By changing the variables A, B, C, or D, you can make the graph bigger or smaller. You can even change the position of the graph or flip it upside-down. I used sine throughout the examples listed below, but the rules apply to cosine as well.
The A variable, which affects the amplitude, stretches the graph vertically. The peaks and valleys will extend farther out for numbers with an absolute value higher than 1. For numbers that have an absolute value between 0 and 1, the graph will contract vertically and will be smaller than y = 1 and –1. For example, .5sin(x) = y will make the maximum and minimum equal to y = .5 and – .5. If A is negative, then the graph becomes flipped over.
D moves the graph up or down by D units. The graph itself stays unchanged, but the position of the wave shifts. Imagine picking up the entire graph and laying it back down higher or lower lower than the original. For example, sin(x) + 5 = y moves the graph up by 5 units.
While A and D affect the graph vertically, B and C control the graph horizontally. B affects the period, or the length (in radians) it takes to draw one complete cycle. The higher the number, the more squished in the graph will look compared to the original version. Like A, if B is negative, the graph flips upside-down.
C moves the graph left or right. Like D, C only affects the position of the graph, not the shape. A negative number shifts the graph to the right and a positive number shifts the graph to the left.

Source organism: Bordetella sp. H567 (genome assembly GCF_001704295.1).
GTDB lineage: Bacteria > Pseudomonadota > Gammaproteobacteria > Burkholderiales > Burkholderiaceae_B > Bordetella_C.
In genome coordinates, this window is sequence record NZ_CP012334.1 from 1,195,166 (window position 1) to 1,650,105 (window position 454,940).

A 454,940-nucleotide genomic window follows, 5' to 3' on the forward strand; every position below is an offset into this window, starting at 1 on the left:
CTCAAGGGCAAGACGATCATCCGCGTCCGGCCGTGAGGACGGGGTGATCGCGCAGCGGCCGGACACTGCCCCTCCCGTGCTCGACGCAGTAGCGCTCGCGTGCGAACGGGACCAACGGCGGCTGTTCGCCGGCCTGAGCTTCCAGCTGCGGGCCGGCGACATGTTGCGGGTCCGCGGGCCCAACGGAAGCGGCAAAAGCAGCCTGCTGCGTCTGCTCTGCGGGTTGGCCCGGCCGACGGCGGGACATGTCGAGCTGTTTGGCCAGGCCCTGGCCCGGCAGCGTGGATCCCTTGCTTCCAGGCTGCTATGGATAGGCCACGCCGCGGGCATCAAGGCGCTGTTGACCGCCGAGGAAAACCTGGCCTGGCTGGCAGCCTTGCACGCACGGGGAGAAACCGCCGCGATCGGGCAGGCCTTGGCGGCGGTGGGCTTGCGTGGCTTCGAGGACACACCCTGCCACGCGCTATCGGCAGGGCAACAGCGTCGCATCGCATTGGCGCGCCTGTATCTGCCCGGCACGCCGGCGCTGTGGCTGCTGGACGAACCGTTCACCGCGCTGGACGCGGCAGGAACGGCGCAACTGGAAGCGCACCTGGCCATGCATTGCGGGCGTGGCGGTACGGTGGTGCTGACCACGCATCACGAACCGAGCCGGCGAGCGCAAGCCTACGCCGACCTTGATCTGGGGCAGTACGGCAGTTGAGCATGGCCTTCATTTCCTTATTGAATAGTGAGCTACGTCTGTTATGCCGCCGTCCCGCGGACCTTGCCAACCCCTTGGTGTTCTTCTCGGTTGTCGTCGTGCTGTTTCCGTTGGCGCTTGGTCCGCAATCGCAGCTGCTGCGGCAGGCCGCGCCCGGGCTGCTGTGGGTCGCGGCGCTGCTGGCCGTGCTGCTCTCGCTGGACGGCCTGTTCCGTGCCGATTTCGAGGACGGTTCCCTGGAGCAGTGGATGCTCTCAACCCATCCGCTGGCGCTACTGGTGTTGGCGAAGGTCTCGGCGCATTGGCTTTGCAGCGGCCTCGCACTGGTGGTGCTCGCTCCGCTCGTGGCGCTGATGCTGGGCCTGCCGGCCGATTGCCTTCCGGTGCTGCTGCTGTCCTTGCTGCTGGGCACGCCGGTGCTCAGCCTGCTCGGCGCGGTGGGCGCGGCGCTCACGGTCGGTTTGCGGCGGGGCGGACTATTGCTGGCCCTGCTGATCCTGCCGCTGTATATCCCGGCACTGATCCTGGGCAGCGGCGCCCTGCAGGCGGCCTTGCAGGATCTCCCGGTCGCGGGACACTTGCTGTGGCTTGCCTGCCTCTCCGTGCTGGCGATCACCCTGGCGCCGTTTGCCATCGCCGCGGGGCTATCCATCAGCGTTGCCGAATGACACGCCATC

Special Right Triangles
There are some common “special” triangles that you will see over and over again on the new SAT, in school, and even in real life. You don’t necessarily have to know them off the top of your head, but it could potentially save you a lot of time, so it’s worth taking a look at.
Start familiarizing yourself with them now so that as they come up during your study time, you can start to recognize them.
In addition to knowing the common angle measures and the corresponding side length ratios, it is also helpful to know the sine, cosine, and tangent values for pi/6, pi/4, and pi/3 along with the corresponding positions on the unit circle.
You can use the 30-60-90 triangle and the 45-45-90 triangle in quadrant 1 as reference angles to figure out what goes in quadrant 2, 3, and 4. All you have to do is add or subtract from pi, 3pi/2, or 2pi to get the angle measure for those quadrants.
If you haven’t touched on or learned trig in school yet, this can be overwhelming, especially because of the depth of knowledge required to fully understand the material.
Give yourself at least 4-6 weeks and break each section down into digestible chunks. Spend about 15-30 minutes each night studying a small section.
If you don’t have that much time left before the actual SAT exam, I recommend focusing on SOHCAHTOA and getting that grooved into your memory. Good luck and happy studying!
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About Minh Nguyen
Minh's passion for helping students succeed grew during his time as a career counselor at the University of California, Irvine. Now, he's helping students all over the world by spilling SAT/ACT secrets through blog posts on Magoosh. When he's not busy tutoring or writing, he enjoys playing guitar, traveling, and talking about himself in third-person.